Appeal granted for Bundaberg sex offender
A CONVICTED Bundaberg sex offender has been granted an appeal in Australia's highest court after arguing his Queensland Court of Appeal judgment was "deeply flawed".
Shannon Robert Dunrobin was found guilty after a trial in Bundaberg District Court of five counts of rape and one assault.
Dunrobin was aged 29 and 30. The boy he was convicting of sexually assaulting was aged 17 and 18. The teen testified there were numerous episodes of oral and anal sex over 18 months.
He said he did not truly consent because Dunrobin obtained consent through force, threats, intimidation, fear and exercising authority over him.
Dunrobin - who has a history of offending with boys aged 8 to 12 - appealed the convictions in the Court of Appeal but was refused.
The case came before the High Court via video link between Canberra and Brisbane.
Barrister Peter Callaghan, acting for Dunrobin, said the Court of Appeal judgment was so flawed that it could not "escape the attention of this court".
He said the Crown had now conceded one count of rape could not stand and there was an error on another rape count.
Mr Callaghan said his client had been sentenced to 14 years' jail for a prosecution case where the weight given to various counts was "deeply flawed". He said the whole well was now "poisoned".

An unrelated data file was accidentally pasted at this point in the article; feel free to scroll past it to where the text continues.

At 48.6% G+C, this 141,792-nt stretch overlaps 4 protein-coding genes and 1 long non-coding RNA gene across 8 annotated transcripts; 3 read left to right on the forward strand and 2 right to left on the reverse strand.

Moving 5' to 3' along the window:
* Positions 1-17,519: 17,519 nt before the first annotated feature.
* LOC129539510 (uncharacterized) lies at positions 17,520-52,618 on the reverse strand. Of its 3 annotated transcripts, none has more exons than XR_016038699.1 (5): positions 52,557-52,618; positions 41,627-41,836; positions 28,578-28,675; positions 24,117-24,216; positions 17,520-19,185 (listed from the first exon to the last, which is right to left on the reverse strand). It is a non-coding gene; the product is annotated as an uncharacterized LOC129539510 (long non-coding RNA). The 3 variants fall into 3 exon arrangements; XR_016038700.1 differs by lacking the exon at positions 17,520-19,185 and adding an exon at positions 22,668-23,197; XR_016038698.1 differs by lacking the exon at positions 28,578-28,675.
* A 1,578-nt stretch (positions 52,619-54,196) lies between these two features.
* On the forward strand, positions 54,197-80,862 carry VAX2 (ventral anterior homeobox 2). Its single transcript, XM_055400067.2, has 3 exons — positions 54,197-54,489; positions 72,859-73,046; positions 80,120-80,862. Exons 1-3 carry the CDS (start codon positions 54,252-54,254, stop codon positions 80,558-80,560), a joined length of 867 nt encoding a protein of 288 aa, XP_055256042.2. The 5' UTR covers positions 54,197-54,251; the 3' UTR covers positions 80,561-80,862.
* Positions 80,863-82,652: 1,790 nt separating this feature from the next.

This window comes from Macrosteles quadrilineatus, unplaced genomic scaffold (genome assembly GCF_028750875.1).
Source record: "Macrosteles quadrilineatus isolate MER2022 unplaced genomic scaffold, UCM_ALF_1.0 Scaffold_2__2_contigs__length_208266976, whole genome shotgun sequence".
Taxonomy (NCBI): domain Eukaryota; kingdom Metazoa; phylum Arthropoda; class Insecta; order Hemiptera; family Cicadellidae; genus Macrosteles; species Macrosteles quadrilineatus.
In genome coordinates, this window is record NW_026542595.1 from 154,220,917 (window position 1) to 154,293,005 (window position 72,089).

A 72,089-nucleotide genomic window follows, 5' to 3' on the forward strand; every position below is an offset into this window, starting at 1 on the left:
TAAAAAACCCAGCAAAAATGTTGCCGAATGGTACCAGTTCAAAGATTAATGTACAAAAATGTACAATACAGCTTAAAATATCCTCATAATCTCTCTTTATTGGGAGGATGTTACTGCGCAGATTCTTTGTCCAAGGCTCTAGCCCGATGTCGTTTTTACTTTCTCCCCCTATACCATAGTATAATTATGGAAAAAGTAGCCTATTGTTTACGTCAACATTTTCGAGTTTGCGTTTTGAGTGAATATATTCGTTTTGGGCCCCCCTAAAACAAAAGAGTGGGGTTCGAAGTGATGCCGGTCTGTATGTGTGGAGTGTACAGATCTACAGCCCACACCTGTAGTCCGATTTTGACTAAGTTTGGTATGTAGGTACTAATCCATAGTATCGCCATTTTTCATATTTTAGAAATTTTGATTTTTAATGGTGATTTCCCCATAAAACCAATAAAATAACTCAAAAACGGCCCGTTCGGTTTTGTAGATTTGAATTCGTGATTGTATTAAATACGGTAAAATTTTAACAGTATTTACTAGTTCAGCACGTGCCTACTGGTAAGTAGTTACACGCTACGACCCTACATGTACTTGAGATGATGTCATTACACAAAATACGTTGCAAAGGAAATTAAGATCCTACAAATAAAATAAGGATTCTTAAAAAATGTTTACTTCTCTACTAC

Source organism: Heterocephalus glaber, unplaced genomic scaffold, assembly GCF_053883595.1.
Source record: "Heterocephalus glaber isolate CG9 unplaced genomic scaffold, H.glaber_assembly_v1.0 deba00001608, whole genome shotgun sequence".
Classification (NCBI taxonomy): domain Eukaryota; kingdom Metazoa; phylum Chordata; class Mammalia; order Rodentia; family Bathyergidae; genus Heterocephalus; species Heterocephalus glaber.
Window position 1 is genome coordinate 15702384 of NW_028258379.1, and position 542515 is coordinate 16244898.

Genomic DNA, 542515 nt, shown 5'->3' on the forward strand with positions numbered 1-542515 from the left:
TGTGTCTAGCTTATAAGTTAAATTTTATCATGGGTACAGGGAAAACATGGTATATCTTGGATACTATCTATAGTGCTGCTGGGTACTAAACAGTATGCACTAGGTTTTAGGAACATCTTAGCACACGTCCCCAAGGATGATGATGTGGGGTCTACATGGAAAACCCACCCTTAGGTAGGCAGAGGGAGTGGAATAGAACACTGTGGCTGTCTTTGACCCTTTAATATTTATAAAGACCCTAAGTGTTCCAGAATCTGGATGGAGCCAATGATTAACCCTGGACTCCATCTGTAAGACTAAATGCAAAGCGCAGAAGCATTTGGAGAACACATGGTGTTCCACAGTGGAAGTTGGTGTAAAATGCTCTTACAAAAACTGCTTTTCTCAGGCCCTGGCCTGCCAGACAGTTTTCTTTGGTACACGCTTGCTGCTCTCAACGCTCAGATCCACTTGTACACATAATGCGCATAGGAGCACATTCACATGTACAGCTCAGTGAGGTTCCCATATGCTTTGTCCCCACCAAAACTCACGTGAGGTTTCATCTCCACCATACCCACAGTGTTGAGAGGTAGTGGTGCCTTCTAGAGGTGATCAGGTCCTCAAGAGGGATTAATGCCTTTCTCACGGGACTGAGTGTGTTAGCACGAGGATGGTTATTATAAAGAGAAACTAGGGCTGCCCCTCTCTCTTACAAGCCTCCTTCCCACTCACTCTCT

"It is not in the interests of justice that such perversity be allowed to endure."
Barrister Michael Byrne, for the Crown, said it was an error properly attributed to an oversight and did not "irretrievably taint the whole of the judgment".
He said it was "extraordinary" that the fact there was no evidence of penetration to support the now-void count escaped two trial counsel, a trial judge, two appellate counsel and the Court of Appeal justices.
Justice Ken Hayne said the Court of Appeal had not properly undertaken the inquiry necessary for determining Dunrobin's appeal to that court.
He quashed one of the rape convictions, entered an acquittal and also granted special leave to appeal the other four charges which he remitted the case back to Queensland's Court of Appeal for further consideration.